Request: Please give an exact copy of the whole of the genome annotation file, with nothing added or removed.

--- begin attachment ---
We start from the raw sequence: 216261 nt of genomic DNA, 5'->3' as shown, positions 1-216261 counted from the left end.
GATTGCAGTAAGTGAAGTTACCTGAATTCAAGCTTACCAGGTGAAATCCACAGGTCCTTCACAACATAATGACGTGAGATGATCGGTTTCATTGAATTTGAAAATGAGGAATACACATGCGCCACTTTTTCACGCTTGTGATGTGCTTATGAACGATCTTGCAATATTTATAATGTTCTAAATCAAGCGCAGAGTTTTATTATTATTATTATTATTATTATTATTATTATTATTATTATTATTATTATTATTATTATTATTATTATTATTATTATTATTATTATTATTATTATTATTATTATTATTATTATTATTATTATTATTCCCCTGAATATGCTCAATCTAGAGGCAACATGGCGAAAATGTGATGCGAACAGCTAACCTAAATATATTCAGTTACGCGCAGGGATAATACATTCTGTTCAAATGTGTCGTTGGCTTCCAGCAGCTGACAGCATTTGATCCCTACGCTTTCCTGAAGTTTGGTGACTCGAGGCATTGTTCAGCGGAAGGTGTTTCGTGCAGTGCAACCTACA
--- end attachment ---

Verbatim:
We start from the raw sequence: 216261 nt of genomic DNA, 5'->3' as shown, positions 1-216261 counted from the left end.
GATTGCAGTAAGTGAAGTTACCTGAATTCAAGCTTACCAGGTGAAATCCACAGGTCCTTCACAACATAATGACGTGAGATGATCGGTTTCATTGAATTTGAAAATGAGGAATACACATGCGCCACTTTTTCACGCTTGTGATGTGCTTATGAACGATCTTGCAATATTTATAATGTTCTAAATCAAGCGCAGAGTTTTATTATTATTATTATTATTATTATTATTATTATTATTATTATTATTATTATTATTATTATTATTATTATTATTATTATTATTATTATTATTATTATTATTATTATTATTATTATTATTATTATTATTCCCCTGAATATGCTCAATCTAGAGGCAACATGGCGAAAATGTGATGCGAACAGCTAACCTAAATATATTCAGTTACGCGCAGGGATAATACATTCTGTTCAAATGTGTCGTTGGCTTCCAGCAGCTGACAGCATTTGATCCCTACGCTTTCCTGAAGTTTGGTGACTCGAGGCATTGTTCAGCGGAAGGTGTTTCGTGCAGTGCAACCTACA